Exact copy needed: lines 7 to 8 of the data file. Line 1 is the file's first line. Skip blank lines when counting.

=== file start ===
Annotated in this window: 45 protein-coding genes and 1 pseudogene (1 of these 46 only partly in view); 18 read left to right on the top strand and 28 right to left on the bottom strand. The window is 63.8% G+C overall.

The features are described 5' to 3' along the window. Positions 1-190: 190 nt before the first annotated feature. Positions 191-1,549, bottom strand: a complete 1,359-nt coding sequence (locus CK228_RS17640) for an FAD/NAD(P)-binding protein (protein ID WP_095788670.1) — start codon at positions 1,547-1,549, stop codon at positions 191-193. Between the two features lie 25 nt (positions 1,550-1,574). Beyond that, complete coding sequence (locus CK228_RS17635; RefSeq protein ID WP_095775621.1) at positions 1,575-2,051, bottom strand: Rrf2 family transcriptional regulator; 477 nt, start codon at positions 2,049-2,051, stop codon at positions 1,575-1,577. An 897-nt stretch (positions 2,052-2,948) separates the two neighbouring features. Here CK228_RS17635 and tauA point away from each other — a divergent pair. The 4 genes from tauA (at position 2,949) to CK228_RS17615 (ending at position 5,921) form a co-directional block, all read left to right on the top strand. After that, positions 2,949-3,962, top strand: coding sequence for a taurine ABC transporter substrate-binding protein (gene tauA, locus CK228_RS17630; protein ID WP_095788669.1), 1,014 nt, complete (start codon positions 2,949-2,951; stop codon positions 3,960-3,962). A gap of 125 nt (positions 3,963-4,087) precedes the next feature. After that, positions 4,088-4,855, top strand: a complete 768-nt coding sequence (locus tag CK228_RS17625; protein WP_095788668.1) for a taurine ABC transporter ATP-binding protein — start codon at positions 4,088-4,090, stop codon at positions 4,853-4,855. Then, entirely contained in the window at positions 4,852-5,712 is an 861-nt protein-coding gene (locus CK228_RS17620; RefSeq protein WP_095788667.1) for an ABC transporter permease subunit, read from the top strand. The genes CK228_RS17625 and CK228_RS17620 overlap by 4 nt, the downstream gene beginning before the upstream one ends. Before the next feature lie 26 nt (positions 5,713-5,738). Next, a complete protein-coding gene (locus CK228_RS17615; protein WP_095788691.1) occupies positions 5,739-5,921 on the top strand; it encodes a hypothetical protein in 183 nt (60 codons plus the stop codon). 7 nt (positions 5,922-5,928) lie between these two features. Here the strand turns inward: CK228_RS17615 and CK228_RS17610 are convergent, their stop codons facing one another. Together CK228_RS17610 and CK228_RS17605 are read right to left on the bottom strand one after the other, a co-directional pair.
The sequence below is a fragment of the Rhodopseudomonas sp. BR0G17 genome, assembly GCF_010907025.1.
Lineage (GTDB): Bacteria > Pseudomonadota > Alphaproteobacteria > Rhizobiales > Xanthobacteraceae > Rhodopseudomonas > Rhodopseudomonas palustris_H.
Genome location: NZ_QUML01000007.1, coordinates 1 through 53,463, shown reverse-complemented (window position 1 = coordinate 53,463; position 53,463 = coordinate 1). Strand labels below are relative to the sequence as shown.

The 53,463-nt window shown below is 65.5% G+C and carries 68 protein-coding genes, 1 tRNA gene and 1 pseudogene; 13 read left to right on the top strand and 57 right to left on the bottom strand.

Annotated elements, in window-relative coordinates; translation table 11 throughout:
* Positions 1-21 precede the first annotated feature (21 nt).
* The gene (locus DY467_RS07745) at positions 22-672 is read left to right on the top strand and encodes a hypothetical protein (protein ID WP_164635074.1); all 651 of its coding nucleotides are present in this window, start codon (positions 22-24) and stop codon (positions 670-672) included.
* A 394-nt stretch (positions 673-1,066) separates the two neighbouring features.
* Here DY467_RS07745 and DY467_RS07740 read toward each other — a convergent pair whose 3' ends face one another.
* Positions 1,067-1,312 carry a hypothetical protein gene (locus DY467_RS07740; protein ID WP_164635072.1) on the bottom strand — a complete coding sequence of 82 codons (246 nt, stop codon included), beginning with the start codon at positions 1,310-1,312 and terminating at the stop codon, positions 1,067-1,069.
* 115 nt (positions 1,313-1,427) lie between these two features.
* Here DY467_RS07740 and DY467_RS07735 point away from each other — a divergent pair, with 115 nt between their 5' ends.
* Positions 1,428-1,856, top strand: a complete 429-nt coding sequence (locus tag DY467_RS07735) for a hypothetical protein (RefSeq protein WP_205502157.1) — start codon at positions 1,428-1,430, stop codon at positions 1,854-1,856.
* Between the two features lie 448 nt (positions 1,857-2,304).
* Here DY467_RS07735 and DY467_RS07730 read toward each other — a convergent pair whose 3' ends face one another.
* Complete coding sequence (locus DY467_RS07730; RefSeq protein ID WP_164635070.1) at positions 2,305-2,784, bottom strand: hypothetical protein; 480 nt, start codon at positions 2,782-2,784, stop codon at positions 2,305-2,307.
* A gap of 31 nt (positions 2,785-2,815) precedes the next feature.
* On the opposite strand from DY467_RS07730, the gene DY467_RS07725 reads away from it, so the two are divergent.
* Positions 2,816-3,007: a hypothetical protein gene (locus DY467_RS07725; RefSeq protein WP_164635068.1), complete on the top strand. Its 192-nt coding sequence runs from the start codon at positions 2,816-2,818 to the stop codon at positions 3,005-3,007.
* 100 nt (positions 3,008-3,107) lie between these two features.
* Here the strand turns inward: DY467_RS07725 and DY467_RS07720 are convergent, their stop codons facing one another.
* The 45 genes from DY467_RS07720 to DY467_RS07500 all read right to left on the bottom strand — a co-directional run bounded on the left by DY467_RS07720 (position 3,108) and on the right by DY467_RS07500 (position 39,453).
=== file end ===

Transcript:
Annotated elements, in window-relative coordinates; translation table 11 throughout:
* Positions 1-21 precede the first annotated feature (21 nt).